The best person to teach you about you: is you

For those of you who have been following me for some time, you may have noticed that I don’t blog that frequently. Perhaps once or twice a week or maybe just a few posts a month now.

I feel an explanation is in order, when no explanation should need to be given.

Writing ‘new’ content consistently, and offering something fresh each time I post is very hard work. It is almost impossible to deliver something new after a while. I’m on my own photographic journey and with any creative endeavour, there is always fluctuation; ebb and flow. Sometimes I will have a lot to say while other times very little.

And so, rather than subject you to a constant daily content that has very little value in it, I’d prefer to write when I feel I have something to say.


I’d also like to suggest, that the best way you are going to learn, is by getting out there and doing it yourself.

A lot.

There’s far too much effort being spent keeping up with numerous blogs, YouTube channels, and far less time spent actually practicing photography. Sure, I get it: it’s immediately available and your often confined to a schedule, so it’s hard to get out to make photos. But reading endless blogs and watching endless video’s leads you in numerous directions all at the same time. Messages become confused and distorted. And it’s hard to find oneself in the barrage of information overload. I’d much rather find a few sources that I really believe in, and stick to them. The rest of what you do should be about practicing your photography. And to practice your photography, you need to find out more about you.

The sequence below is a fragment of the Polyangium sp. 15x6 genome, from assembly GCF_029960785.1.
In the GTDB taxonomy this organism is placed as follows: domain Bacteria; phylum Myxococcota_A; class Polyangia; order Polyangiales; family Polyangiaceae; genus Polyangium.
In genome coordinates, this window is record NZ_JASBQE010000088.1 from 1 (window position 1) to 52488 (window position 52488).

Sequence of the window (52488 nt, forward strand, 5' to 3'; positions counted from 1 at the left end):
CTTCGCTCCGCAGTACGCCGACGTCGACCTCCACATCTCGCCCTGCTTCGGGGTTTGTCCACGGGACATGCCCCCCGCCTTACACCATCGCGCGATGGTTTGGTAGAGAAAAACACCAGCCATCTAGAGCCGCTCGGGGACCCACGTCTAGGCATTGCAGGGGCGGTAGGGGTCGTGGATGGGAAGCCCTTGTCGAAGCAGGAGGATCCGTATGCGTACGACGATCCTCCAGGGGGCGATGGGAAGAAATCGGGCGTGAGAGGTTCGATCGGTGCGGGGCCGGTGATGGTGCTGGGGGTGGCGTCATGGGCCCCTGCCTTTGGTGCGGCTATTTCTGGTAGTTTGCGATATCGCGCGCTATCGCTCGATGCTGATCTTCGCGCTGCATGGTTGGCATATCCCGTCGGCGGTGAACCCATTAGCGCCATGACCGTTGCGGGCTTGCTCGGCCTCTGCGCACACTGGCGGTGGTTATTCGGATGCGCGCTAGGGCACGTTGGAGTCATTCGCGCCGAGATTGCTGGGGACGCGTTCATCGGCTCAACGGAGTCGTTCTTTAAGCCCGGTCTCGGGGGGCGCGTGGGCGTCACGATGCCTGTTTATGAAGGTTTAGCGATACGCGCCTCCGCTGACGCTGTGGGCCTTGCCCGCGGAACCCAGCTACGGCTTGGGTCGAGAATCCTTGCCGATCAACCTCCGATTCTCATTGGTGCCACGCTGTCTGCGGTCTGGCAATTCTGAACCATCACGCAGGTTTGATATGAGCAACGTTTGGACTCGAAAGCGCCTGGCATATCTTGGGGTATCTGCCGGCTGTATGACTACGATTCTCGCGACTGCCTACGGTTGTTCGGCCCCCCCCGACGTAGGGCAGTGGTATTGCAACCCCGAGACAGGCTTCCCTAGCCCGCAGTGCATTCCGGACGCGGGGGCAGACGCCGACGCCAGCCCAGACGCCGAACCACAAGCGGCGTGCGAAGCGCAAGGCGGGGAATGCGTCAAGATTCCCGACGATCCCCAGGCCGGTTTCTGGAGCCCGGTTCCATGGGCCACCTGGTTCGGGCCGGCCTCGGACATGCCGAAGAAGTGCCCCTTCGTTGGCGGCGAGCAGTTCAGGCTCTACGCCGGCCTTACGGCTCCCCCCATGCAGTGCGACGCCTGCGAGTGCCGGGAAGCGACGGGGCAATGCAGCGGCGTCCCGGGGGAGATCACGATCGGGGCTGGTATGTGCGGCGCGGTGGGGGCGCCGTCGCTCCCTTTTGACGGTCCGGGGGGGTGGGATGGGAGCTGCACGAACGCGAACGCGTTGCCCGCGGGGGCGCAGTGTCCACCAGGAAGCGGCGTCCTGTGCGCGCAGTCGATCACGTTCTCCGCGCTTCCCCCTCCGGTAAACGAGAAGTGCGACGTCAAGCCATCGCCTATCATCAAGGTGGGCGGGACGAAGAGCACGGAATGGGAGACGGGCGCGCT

I’d like to suggest that if you can’t get out to make images, then perhaps re-edit some of your earlier images. There is a mine of information sitting there. Just waiting to be used. It’s the most valuable information you own. It’s all about you, and it’s just for you alone. You won’t be sharing this information with countless others.

Your older images will tell you a lot about where you once were, and where you are now. You will see new ways of looking at them that you hadn’t before and through this new way of seeing, you’ll realise what you’re all about.

Rather than reading the latest entry by some photographer: write your own thoughts down on what you think photography is for you. By doing so, you’ll gain a better perspective on who you are, what you’re doing with your photography, and where you want to take it. Listening to someone else’s point of view all the time just gives you that : someone else’s point of view. Care and foster your own identity. To do that, you need to break away from following too many other people.

It’s hard work to sort out the valuable information from all the noise, but to do that, we need to sort out what we are looking for, and what we want. No one else out there can tell us that. Not any big-name-blogger, or artist that we admire. Listening to someone else’s ideas about what we should do can only take us some distance.

You have to put the work in. If you only get out to shoot once in a while, no amount of tutorials or blogs are going to help you. You need to shoot. You need to edit. You need to spend more time on you.

The best person to teach you about you: is you.